International bidders invited for desalination project

The plant at Perur along ECR is awaiting funds from World Bank

Published: 15th October 2020 05:02 AM  |   Last Updated: 15th October 2020 05:02 AM   |  A+A-

Chennai metro water lorry image used for representational purposes only. (Photo | EPS)

Chennai metro water lorry image used for representational purposes only. (Photo | EPS)

Express News Service

CHENNAI: In four years, the city’s thirst will be successfully quenched as the Chennai Metro Water has invited international bidders to build a 400-MLD capacity seawater reverse osmosis desalination plant at Perur along the East Coast Road in Kancheepuram district. It is also awaiting funds from the World Bank for a project aimed at recharging waterbodies with recycled water. 

The desalination plant that may begin operation by 2024 could reduce city’s water troubles to a great extend, a top Metro Water  official told Express. The areas newly added to city limits have increased demand to an estimated 1,100 million litres a day (MLD) of piped water supply. But, at present the Metro Water is even struggling to supply 831 MLD of water to the city. 

Currently, the newly added areas are completely dependent on overhead tanks as well as ground water, which cannot be relied upon during summer months. The bids were called for after the State government accorded administrative sanction to establish the plant for `6,078.4 crore. This  will be the fourth desalination plant for the water board.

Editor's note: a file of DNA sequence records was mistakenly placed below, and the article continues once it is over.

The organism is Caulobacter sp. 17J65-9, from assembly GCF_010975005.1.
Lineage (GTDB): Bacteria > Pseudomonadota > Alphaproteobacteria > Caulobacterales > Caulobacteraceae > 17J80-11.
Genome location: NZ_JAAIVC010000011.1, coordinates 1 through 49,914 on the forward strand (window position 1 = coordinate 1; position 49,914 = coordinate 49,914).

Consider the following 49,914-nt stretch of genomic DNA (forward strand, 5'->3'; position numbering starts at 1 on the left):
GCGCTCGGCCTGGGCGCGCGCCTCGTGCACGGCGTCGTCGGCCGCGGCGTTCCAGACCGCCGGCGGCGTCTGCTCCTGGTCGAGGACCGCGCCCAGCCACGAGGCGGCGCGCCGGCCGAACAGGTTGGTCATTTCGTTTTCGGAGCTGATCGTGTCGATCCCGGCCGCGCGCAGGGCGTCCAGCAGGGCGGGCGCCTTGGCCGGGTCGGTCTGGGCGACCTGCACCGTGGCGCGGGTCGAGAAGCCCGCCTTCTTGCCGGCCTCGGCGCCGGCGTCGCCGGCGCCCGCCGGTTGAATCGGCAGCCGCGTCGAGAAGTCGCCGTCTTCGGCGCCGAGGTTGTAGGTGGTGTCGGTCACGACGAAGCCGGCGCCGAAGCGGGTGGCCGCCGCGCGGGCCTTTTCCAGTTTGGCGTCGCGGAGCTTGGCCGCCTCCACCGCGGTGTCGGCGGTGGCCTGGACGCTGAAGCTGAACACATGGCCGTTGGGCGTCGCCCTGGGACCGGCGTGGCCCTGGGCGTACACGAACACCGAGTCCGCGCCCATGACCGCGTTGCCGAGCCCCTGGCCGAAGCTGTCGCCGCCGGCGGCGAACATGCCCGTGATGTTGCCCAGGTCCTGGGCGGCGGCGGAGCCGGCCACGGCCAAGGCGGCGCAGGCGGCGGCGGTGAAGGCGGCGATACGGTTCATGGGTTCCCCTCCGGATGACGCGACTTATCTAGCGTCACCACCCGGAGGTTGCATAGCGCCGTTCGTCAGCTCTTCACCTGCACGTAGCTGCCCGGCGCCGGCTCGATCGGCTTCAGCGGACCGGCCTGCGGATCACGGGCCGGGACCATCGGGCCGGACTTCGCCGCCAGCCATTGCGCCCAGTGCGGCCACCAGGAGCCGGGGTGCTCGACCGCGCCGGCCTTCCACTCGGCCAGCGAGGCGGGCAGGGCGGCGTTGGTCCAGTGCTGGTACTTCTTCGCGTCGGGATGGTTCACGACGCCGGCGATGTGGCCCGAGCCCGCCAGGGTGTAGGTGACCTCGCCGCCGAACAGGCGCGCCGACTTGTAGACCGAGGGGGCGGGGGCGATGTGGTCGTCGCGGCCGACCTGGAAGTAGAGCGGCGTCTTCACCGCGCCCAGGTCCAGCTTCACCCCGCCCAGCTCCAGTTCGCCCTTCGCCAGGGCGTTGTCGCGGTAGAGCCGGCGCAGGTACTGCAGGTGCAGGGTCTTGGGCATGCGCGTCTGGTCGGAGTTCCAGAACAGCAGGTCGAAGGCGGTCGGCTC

The Japan International  Cooperation Agency (JICA) will provide financial assistance. The Chennai Metropolitan Water Supply and Sewerage Board had prepared a detailed project report (DPR) and submitted it to the  government on July 23 in 2014 seeking financial assistance from JICA. Once the desalination plant becomes operational, the city will be capable of supplying 730 MLD of drinking water. This will be further  supplemented by treating grey water.

The project is being taken up by academic institutions like IIT Madras, where recycled water will be blended with freshwater in lakes and again pumped to be treated and distributed through the supply network. “We will be using IIT’s ultra-filtration membrane — an  important water purification technology used for production of  high purity water — to remove pathogens.

The membrane has an additional carbon filter which removes the residuals, following which it is  ozonated (made free of bacteria),” the official said. The tertiary treatment plants will come up in Nesapakkam and Perungudi, and Chennai will be a role model for cities in usage of grey water for industry as well as drinking water purposes, he added. The city is unlikely to face water crisis during the summer next year, he said.

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